The “ensuring integrity” bill was defeated in the Senate late last year.
But the draft laws were reintroduced, with the government insisting the harsh measures were needed to deal with misconduct in the construction industry.
Prime Minister Scott Morrison said on Tuesday the government had decided not to seek a further vote in the Senate in a show of good faith to unions.
“The government maintains its complete lack of tolerance for the kinds of behaviour we have particularly seen from the CFMEU on Australian construction sites in recent years,” he told the National Press Club in Canberra.
“It’s not only illegal, it’s costing jobs.”
Mr Morrison wants to foster greater cooperation with unions as he seeks to reform workplace laws after the coronavirus pandemic.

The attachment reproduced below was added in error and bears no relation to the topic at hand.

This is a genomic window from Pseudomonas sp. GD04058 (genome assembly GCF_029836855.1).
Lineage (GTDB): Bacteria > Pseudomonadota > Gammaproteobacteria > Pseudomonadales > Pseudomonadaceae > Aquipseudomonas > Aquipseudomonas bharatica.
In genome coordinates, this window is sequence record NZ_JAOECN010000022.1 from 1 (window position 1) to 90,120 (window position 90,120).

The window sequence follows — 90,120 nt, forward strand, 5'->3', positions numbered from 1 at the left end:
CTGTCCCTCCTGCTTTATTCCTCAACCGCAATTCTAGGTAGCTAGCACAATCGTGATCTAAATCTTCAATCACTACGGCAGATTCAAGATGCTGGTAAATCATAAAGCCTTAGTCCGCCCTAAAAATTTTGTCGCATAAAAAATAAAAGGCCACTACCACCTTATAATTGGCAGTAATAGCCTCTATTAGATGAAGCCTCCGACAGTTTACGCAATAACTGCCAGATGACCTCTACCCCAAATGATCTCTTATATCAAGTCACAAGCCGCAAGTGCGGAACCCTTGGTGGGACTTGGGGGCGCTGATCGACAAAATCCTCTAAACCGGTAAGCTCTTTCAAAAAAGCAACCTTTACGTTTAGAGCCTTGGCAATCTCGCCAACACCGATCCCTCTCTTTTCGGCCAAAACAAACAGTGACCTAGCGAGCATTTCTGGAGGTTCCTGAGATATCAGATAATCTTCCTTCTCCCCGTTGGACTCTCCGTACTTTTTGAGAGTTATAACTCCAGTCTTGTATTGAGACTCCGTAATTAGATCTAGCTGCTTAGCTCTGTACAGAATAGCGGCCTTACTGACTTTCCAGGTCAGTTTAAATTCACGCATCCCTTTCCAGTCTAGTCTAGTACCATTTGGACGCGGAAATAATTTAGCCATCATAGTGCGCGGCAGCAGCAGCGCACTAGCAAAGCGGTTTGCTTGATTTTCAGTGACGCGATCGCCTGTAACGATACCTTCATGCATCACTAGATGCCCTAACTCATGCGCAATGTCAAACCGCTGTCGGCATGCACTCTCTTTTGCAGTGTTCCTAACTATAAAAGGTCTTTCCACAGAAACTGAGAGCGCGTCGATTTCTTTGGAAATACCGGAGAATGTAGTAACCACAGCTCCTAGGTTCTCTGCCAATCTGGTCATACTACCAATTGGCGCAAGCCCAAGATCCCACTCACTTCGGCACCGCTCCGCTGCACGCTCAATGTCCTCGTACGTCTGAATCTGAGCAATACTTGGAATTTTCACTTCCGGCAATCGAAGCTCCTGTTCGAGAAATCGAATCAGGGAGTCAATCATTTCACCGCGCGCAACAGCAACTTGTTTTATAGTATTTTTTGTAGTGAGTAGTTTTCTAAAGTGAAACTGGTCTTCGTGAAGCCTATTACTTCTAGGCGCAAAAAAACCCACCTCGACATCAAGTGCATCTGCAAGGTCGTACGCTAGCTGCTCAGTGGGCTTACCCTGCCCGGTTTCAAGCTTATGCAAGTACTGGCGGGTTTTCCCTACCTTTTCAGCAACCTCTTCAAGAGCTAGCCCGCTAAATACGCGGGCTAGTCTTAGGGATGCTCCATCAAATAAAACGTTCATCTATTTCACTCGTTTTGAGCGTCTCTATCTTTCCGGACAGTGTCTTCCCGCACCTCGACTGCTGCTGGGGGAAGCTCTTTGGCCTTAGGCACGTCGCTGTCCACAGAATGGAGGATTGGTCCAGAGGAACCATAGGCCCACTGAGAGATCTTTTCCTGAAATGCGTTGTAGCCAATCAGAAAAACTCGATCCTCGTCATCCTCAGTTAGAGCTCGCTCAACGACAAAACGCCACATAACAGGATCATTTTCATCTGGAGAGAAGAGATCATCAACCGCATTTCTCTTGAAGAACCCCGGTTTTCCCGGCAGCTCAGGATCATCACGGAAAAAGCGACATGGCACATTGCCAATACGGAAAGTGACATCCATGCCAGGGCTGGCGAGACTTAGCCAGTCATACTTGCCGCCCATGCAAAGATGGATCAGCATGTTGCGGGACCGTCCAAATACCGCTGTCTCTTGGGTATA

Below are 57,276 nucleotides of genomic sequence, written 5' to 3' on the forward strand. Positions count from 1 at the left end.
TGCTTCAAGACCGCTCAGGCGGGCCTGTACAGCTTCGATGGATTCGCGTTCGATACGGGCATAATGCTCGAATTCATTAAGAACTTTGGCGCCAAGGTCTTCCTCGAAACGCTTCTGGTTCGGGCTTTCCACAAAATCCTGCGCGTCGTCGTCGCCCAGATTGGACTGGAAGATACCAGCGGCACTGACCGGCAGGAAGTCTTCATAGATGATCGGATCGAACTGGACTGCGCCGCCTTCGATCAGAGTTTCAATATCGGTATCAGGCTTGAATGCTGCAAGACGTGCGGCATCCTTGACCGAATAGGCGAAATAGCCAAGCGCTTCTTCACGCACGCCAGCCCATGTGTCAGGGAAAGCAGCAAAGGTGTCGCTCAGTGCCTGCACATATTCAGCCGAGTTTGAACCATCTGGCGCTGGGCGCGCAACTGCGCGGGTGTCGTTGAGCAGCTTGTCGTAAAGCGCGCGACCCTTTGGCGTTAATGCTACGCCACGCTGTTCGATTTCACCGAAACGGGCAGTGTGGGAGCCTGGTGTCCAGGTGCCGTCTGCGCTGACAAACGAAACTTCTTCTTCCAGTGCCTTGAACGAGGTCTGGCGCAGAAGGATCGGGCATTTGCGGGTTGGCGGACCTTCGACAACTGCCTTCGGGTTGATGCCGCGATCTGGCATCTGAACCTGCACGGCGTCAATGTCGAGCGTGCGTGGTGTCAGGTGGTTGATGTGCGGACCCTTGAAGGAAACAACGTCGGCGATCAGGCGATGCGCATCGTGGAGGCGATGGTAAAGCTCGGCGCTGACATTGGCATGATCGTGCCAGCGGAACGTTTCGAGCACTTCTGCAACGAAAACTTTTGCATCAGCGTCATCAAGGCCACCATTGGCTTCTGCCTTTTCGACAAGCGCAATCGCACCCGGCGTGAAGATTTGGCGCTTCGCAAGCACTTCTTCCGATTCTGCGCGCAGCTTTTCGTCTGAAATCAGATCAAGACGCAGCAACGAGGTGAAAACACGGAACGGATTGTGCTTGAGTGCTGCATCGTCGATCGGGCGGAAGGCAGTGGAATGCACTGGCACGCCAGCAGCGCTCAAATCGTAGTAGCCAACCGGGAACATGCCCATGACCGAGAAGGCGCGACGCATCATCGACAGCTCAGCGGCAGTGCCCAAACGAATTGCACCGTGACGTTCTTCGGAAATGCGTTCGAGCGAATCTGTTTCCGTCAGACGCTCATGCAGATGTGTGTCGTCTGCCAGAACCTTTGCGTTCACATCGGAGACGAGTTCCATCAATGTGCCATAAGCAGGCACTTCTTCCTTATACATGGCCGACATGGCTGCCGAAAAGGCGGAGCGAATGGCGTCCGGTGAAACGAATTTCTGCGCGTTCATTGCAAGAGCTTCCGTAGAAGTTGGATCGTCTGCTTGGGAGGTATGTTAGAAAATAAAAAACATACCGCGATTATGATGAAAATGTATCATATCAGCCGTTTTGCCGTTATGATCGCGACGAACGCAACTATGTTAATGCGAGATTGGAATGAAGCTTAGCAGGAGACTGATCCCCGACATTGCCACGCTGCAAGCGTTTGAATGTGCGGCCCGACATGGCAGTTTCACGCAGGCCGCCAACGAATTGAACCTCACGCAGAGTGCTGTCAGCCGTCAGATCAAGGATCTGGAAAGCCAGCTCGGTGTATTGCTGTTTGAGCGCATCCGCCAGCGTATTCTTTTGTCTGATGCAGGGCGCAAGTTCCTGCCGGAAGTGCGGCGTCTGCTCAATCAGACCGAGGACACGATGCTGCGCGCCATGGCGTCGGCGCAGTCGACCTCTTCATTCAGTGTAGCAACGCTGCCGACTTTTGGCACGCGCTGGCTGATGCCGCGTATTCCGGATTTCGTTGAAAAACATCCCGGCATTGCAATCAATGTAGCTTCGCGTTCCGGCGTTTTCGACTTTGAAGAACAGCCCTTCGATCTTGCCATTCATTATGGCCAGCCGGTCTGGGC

But the government will still pursue measures to stop unions breaking the law.
“We are committed to ensuring that this happens in the simplest, fairest and most effective statutory form possible, which we will consider going forward,” the prime minister said.
Unions and Labor campaigned fiercely for the ensuring integrity bill to be dumped, arguing officials could be banned for minor paperwork breaches.
But the government insisted only repeated serious law-breaking would be targeted through the tougher compliance regime.
The bill would have also put a public interest test on union mergers after powerful registered organisations joined forces in recent years.
© AAP 2020